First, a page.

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The Wharton Energy Network (WEN) is Starting a Conversation on Energy

This post was authored by Joan Xu & Vipin Varma, Wharton alumni.

Everyone in the Energy Industry knows that the industry is changing fast.  Trying to make sense of the change and hypothesizing where the industry will go is complicated at best.  After all, the industry itself is massive and sits at the crossroads of economics, geopolitics, earth sciences, finance, and engineering.

Fortunately, the ever-growing community of Wharton grads in the Energy industry has finally reached critical mass and what we all have in common is a deep interest in a massive industry that is fundamental to our quality of lives, and we are hungry to have more conversations about it.

The WEN has formed a Thought Leadership Team to tap into the Wharton Alumni, Student, and Faculty communities, go beyond the headlines, and bring to the forefront, unique perspectives and insights that reflect the technological, operational, financial, and strategic realities faced by the energy industry of today and tomorrow.  This vision is fueled by our unique value proposition – access to prominent leaders through the alumni network and breadth of knowledge/expertise. To facilitate this conversation, WEN leadership is initiating a blog series to be the primary forum for the Wharton network to disseminate ideas on everything relating to energy.  The first in this series is a broad discussion on the dawn of a new age in energy-generating technologies and their implementation.

The Dawn of a New Age in Energy Technologies & Economics

In 2010, TIME Magazine published an article about rooftop solar and how it would revolutionize the energy industry because, when paired with batteries from electric vehicles, it would allow millions of single family homes go off-grid.  In the same issue, there was another article about the BP Deepwater Horizon disaster, which had happened because oil & gas prices were still high enough at the time to justify the steep upfront investment needed to build a deep-sea oil rig.  Since then, things have changed.  (And not just for the magazine industry).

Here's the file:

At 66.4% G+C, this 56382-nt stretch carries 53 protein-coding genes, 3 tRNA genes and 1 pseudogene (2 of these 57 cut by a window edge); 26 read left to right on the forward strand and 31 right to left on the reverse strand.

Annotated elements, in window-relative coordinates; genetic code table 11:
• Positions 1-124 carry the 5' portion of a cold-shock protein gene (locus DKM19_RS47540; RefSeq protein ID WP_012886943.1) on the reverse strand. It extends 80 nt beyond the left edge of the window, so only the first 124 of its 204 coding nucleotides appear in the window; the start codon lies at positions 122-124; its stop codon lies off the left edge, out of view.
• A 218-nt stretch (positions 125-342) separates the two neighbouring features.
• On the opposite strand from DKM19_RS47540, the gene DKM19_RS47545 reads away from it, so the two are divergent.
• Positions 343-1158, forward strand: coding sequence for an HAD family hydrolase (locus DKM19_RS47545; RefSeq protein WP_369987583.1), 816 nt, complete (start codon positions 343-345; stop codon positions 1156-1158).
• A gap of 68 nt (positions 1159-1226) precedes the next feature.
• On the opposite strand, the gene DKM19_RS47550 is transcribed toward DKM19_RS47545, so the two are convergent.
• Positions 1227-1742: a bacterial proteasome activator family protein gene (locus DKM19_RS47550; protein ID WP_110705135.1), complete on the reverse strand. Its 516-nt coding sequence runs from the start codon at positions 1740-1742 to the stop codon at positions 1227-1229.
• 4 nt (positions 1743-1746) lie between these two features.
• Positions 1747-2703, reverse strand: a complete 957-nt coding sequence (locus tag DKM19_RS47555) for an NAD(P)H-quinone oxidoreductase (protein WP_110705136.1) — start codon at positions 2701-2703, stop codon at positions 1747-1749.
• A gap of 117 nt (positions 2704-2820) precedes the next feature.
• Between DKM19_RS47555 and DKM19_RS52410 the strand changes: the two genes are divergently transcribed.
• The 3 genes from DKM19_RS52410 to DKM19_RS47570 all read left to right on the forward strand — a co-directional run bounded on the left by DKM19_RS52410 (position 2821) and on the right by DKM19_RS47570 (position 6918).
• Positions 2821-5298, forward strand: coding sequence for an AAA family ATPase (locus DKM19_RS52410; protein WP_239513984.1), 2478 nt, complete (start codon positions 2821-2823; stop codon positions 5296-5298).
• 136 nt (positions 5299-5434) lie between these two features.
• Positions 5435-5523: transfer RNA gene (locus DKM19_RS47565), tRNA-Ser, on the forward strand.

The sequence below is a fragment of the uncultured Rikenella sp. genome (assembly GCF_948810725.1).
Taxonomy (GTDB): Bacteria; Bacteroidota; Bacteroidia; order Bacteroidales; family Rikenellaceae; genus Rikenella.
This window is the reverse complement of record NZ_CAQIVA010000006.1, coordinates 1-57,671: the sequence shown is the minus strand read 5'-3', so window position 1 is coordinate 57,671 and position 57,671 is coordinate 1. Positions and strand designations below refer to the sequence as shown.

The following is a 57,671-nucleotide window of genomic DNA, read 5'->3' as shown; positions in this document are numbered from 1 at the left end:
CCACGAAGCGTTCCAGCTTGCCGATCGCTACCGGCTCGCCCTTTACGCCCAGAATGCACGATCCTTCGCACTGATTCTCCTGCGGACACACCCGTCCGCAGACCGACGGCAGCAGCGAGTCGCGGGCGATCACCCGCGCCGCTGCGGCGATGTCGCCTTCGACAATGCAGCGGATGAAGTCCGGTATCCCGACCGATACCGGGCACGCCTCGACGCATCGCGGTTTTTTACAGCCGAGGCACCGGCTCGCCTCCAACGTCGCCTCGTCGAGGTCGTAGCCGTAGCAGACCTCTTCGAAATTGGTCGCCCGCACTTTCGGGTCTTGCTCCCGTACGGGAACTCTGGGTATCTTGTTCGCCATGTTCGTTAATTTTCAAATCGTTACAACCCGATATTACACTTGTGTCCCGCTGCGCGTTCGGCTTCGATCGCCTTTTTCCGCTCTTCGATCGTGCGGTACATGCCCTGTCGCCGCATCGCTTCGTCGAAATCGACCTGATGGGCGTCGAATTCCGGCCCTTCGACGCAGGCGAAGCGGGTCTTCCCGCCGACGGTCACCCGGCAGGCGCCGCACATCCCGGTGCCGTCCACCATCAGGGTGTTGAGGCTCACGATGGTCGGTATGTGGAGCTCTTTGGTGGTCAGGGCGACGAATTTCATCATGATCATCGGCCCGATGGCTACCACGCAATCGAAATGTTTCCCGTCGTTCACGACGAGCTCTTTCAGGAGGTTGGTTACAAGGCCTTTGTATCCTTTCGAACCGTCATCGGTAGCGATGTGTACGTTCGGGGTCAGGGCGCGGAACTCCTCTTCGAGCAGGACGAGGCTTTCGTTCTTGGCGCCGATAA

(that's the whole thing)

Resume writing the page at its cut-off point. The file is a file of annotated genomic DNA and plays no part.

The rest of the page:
Since 2010, the entire energy industry has undergone rapid and extreme change considering the capital-intensive and slow-moving nature of the industry.  Renewables penetration has been increasing globally mainly due to government-backed subsidies over the past few years. In 2016, 165 GW (or roughly equating to $200B in new infrastructure investment) of renewables came online around the world with China responsible for about 40% of the global capacity growth.  In 2017, just shy of 7GW or half of the new utility-scale generation in the United States came from renewables.  This is just about the only place where the elusive  hockey-stick growth graph is actually happening.

As renewable penetration has increased, countries around the world are starting to move away from subsidy-based systems to competitive procurement schemes, such as the auctions in Brazil, Mexico, Germany, and just about every country in the world except for the United States and China.  In Mexico’s last auction, for instance, wind logged the world’s lowest price for energy at $17.70/MWh.